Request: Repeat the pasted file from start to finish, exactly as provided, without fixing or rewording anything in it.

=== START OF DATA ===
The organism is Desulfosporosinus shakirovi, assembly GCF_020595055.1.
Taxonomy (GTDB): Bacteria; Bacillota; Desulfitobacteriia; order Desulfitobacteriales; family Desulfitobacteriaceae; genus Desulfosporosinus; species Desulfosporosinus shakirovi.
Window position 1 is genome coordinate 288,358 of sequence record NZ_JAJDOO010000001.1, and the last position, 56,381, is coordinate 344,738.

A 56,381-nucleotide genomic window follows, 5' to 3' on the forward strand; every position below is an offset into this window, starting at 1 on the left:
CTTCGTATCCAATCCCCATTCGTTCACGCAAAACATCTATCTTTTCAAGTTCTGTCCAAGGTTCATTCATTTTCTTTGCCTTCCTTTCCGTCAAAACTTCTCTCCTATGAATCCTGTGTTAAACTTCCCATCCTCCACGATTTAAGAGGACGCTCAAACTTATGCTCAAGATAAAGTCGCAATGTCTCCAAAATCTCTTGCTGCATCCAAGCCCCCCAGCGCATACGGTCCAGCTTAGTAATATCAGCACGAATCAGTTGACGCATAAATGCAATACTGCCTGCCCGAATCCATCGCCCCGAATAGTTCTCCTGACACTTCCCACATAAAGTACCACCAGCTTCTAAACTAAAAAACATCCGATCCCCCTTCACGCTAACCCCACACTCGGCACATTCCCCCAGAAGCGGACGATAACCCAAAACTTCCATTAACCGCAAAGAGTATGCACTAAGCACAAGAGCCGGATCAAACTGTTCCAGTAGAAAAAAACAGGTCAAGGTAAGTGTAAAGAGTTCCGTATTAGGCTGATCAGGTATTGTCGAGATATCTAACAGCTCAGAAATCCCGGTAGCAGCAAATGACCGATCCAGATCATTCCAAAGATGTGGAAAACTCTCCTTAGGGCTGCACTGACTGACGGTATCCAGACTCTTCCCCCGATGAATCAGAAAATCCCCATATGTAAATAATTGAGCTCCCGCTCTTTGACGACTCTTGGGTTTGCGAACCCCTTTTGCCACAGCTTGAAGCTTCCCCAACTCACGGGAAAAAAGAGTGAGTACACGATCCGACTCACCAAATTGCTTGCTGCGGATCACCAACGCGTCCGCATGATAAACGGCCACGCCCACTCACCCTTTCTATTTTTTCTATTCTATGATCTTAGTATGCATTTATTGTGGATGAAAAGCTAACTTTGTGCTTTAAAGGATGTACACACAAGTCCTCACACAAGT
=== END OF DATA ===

The organism is Desulfosporosinus shakirovi, assembly GCF_020595055.1.
Taxonomy (GTDB): Bacteria; Bacillota; Desulfitobacteriia; order Desulfitobacteriales; family Desulfitobacteriaceae; genus Desulfosporosinus; species Desulfosporosinus shakirovi.
Window position 1 is genome coordinate 288,358 of sequence record NZ_JAJDOO010000001.1, and the last position, 56,381, is coordinate 344,738.

A 56,381-nucleotide genomic window follows, 5' to 3' on the forward strand; every position below is an offset into this window, starting at 1 on the left:
CTTCGTATCCAATCCCCATTCGTTCACGCAAAACATCTATCTTTTCAAGTTCTGTCCAAGGTTCATTCATTTTCTTTGCCTTCCTTTCCGTCAAAACTTCTCTCCTATGAATCCTGTGTTAAACTTCCCATCCTCCACGATTTAAGAGGACGCTCAAACTTATGCTCAAGATAAAGTCGCAATGTCTCCAAAATCTCTTGCTGCATCCAAGCCCCCCAGCGCATACGGTCCAGCTTAGTAATATCAGCACGAATCAGTTGACGCATAAATGCAATACTGCCTGCCCGAATCCATCGCCCCGAATAGTTCTCCTGACACTTCCCACATAAAGTACCACCAGCTTCTAAACTAAAAAACATCCGATCCCCCTTCACGCTAACCCCACACTCGGCACATTCCCCCAGAAGCGGACGATAACCCAAAACTTCCATTAACCGCAAAGAGTATGCACTAAGCACAAGAGCCGGATCAAACTGTTCCAGTAGAAAAAAACAGGTCAAGGTAAGTGTAAAGAGTTCCGTATTAGGCTGATCAGGTATTGTCGAGATATCTAACAGCTCAGAAATCCCGGTAGCAGCAAATGACCGATCCAGATCATTCCAAAGATGTGGAAAACTCTCCTTAGGGCTGCACTGACTGACGGTATCCAGACTCTTCCCCCGATGAATCAGAAAATCCCCATATGTAAATAATTGAGCTCCCGCTCTTTGACGACTCTTGGGTTTGCGAACCCCTTTTGCCACAGCTTGAAGCTTCCCCAACTCACGGGAAAAAAGAGTGAGTACACGATCCGACTCACCAAATTGCTTGCTGCGGATCACCAACGCGTCCGCATGATAAACGGCCACGCCCACTCACCCTTTCTATTTTTTCTATTCTATGATCTTAGTATGCATTTATTGTGGATGAAAAGCTAACTTTGTGCTTTAAAGGATGTACACACAAGTCCTCACACAAGT